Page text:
Bodyarmor’s largest-ever campaign is a partnership with Jennifer Lopez for Bodyarmor Lyte just over a year after Carrie Underwood made her debut for the sports drink.
The Bodyarmor initiative comes as sister brand Powerade deals with fallout from its disrupted March Madness campaign that was supposed to feature Memphis Grizzlies star Ja Morant—who was suspended after posting a social media video of himself holding a gun.
This behind-the-scenes Bodyarmor Lyte campaign spot titled “Choose More” chronicles Lopez’ daily fitness routine to promote an active lifestyle—which the brand credits for her “multifaceted success.”
An alarm awakens the performer at 4:45 a.m., and she begins her day with a bottle of Bodyarmor Lyte before running along a beach as her voiceover asks “Do I want more? Can I grow stronger?”
“Jennifer Lopez is a global icon that transcends cultures and generations alike,” Matt Dzamba, CMO at Bodyarmor Sports Nutrition, said in a news release.
A campaign that broke in January of 2021 for Bodyarmor Lyte featuring music star Underwood mirrored the fitness regimen of Lopez and was created to help the brand broaden its target audience beyond the sports realm.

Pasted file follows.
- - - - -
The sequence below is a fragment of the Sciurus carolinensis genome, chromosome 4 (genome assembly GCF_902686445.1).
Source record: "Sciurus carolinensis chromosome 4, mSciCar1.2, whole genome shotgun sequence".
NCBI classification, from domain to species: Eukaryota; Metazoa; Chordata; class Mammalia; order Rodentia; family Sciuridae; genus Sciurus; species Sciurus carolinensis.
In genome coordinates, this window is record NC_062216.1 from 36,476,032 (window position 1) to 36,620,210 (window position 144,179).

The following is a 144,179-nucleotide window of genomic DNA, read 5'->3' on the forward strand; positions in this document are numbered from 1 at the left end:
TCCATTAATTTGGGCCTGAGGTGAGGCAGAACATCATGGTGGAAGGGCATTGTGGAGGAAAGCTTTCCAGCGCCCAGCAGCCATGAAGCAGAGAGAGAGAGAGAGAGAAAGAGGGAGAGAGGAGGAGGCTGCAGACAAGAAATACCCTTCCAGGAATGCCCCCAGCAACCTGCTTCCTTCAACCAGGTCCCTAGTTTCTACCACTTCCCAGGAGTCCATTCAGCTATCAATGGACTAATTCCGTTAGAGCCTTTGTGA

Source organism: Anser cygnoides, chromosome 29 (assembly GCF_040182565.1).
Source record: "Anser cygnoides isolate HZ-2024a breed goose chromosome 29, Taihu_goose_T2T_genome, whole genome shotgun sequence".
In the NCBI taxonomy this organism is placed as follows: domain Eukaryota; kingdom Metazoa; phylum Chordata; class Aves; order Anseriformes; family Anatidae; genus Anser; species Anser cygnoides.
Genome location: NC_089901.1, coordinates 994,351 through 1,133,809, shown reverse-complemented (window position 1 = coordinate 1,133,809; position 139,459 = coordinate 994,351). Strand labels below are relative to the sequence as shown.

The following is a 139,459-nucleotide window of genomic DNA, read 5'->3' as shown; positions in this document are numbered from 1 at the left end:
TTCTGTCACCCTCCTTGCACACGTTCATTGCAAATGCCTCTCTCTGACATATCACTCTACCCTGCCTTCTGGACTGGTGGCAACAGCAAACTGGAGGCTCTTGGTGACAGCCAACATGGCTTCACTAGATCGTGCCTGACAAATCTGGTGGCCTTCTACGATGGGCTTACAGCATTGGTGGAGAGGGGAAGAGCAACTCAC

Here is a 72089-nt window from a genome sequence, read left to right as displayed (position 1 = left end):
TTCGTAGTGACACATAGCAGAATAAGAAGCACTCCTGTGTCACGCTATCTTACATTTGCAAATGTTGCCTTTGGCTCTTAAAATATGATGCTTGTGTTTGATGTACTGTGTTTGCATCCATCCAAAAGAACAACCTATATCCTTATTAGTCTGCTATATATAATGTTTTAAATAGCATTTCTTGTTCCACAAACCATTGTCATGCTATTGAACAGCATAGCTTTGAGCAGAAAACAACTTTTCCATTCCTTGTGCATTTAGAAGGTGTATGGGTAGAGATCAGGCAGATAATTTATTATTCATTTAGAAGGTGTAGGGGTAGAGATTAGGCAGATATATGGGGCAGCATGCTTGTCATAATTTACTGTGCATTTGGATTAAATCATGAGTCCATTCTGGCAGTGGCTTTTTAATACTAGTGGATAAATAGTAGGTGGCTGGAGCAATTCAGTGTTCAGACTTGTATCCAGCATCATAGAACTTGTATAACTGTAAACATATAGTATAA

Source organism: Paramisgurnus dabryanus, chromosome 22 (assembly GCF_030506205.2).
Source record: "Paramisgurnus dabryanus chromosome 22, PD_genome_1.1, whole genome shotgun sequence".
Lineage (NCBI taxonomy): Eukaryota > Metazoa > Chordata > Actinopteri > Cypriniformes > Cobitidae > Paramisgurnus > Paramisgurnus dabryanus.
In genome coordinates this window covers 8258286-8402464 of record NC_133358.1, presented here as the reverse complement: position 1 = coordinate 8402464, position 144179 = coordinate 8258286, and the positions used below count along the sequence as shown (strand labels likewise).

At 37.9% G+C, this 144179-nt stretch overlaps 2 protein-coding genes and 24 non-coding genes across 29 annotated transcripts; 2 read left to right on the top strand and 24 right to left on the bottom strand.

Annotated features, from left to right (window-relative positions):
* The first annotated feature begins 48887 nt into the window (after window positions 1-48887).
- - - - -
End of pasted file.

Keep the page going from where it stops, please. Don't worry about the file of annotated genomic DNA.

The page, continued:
As previously reported, Powerade—the official sports drink of March Madness—had planned to unveil a campaign featuring Morant during the college basketball tournament.
Accompanied by music from Memphis-born artist NLE Choppa and voiceovers from Morant’s father Tee, the campaign creative was supposed to show the hard work and after-hours dedication that athletes endure to reach the next level of their development.
However, after Morant flashed a gun on March 4 while streaming video on Instagram at a Denver night club, he was suspended for eight games by the NBA, and Powerade pulled the campaign spots.
According to iSpot.tv, this Powerade commercial featuring a boy playing basketball and working out aired 24 times between the first and second rounds of March Madness
The Associated Press reported today that Morant could return to the Grizzlies’ bench tonight, but it wasn’t clear whether he would actually play.
MarketingDaily reached out to Powerade for an update on the brand’s relationship with Morant, and received an email noting that “We’ll keep you posted as soon as we have something to share.”
Celebrity marketing specialist and attorney Marc Ippolito, who is president of Burns Entertainment, says brands typically protect their interests using a morals clause—under which they can terminate a contract if the talent involved is arrested, charged or convicted of a crime.
“A second option falls under moral turpitude,” Ippolito tells MarketingDaily. “Essentially, the talent’s actions may not be a crime, but may hinder the campaign value or disparage the brand.”
Bodyarmor and Powerade reside within the Bodyarmor Sports Nutrition unit of The Coca-Cola Co.